This means 2 × 96500 C liberates 63.5g of copper.
- Quantity of electricity passed = I×t = 4×1800C. So, if 2×96500 C liberates 63.5g, then 4×1800C will liberate = 2.4g of copper.
Therefore, mass of copper deposited = 2.4g
- Anode reaction: 4OH–→2H2O(l) + O2(g) + 4e–
The reaction shows that 4 moles of electrons (=4 Faradays) are lost during the reaction process.
Therefore, 4 × 96500 C are needed to liberate one mole (32g) of oxygen.
I.e. 4 × 96500 32g of oxygen gas
- Quantity of electricity flowing = 4 × 1800 C
So if 4 × 96500 C = 32g, then
4 × 1800 C = = 0.6g
Therefore, mass of oxygen liberated = 0.6g
- A current of 3.2 amperes was passed through fused aluminium oxide for 10 minutes. The volume of oxygen given out at the anode was 112cm3 measured at s.t.p. Calculate:
- the mass of aluminium deposited
- the charge of one mole of electrons (The Faraday)
(O=16, Al = 27, molar volume = 22.4 dm3 at s.t.p.)
1 mole (32g) of oxygen at s.t.p. occupies 22400cm3
(i) If 32 of oxygen occupies = 22400 cm3, then the weight of oxygen that would occupy 112cm3 = = 0.16g
Let the weight of oxygen liberated be M1 and that of aluminium be M2 and their chemical equivalents be E1 and E2 respectively.
Then, by applying Faraday’s Second Law of Electrolysis, we have the relation
But chemical equivalent =
Therefore, E1 =
M1 = 016 E1 = 8
M2 = ? E2 = 9
Substituting the relation in the formula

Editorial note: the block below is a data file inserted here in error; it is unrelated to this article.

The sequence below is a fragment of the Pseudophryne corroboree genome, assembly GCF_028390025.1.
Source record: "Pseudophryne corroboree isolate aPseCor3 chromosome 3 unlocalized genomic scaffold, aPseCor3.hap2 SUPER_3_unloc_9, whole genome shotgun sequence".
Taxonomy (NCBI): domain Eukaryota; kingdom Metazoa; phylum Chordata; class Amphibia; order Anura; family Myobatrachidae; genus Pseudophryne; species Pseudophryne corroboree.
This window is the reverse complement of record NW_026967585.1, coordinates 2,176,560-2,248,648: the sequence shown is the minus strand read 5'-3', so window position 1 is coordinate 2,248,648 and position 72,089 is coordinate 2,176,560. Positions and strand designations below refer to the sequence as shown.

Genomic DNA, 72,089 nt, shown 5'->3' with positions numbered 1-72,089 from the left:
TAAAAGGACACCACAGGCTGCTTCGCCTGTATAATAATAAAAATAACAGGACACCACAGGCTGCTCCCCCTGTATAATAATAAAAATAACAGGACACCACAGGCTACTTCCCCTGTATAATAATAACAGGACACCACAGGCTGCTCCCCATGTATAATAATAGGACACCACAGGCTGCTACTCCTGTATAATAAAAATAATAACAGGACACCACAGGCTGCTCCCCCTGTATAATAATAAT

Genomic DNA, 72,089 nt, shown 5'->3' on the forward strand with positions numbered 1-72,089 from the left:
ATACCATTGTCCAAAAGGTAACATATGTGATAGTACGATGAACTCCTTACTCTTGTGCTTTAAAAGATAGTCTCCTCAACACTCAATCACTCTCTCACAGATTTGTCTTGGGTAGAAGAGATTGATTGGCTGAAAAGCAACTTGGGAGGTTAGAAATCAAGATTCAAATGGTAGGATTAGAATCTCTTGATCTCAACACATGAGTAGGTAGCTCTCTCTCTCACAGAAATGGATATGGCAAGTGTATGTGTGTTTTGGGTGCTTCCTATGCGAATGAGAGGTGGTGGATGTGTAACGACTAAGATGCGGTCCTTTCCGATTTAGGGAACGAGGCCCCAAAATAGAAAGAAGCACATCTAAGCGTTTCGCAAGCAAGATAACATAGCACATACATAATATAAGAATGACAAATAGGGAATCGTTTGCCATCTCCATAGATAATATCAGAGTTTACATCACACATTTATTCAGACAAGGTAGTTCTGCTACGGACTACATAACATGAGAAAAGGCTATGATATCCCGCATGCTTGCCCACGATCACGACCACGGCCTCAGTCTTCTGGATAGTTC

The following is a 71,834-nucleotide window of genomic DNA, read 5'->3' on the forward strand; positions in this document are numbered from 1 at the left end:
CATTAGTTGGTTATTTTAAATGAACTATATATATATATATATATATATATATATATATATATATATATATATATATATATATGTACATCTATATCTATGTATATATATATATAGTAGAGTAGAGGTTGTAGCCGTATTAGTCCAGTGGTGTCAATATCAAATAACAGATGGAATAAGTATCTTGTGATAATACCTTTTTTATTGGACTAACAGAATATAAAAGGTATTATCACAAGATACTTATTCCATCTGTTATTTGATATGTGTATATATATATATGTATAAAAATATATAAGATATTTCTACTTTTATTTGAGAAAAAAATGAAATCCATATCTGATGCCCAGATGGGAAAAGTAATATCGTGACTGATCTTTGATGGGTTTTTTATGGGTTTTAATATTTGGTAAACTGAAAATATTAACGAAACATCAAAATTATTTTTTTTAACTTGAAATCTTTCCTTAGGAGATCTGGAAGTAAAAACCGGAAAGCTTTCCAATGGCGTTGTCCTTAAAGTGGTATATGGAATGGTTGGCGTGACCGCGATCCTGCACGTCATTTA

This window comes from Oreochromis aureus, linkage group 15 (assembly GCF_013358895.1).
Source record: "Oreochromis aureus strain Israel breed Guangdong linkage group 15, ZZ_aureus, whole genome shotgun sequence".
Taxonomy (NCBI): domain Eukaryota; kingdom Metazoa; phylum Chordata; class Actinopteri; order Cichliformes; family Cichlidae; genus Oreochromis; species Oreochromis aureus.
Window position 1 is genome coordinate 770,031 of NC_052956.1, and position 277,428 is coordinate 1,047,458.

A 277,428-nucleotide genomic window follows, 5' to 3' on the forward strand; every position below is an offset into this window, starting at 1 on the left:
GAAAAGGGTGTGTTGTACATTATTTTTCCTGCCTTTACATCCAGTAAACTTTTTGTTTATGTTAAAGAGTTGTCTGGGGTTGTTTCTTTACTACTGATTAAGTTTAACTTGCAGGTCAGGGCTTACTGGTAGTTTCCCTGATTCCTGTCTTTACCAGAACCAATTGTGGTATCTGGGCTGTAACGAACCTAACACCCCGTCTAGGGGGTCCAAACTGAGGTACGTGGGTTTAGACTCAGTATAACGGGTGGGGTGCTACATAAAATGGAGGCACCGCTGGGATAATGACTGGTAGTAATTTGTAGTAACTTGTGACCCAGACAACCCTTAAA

, we have
\The mass of aluminium deposited = 0.18g
(ii) In this case, we can either use the mass of aluminium deposited or oxygen liberated to find the charge of one mole of electrons (the Faraday):
– The mass of oxygen liberated = 0.16g
– The mass of aluminium deposited = 0.18g
– The charge flow = amperes × seconds = (3.21 × 10 × 60)C
Alternative 1: using the mass of aluminium deposited.
3 moles of electrons are required to deposit 1 mole (27 g) of aluminium atoms
Al3+ + 3e– → Al
If 3 moles of electrons deposit 27g, then 1 mole would deposit g
But, what is the charge of this 1 mole of electrons?
If 0.18g of Al are deposited by (3.21 × 10 × 60)C, then 9g would require
Alternative 2: using the mass of oxygen liberated
2 moles of electrons are required to deposit one mole (16g) of oxygen atoms
O2- → 2e- + O
If 2 moles of electrons deposit 16g of oxygen atoms, 1 mole deposits 8g.
If 0.16g requires (3.21 × 10 × 60)C, then 8g would need
Therefore, you can see that both cases give a similar answer (96300C). However, remember that it is difficult to get the exact Faraday constant 996500C) under ordinary practical conditions.
1.0.222g of a divalent metal is deposited when a current of 0.45A is passed through a solution of its salt for 25minutes.Calculate the relative atomic mass of the metal.
- Calculate the mass of aluminium deposited when a current of 3.0 amperes is passed through an aluminium electrolyte for 2 hours.(Al=27,1 Faraday=96500c).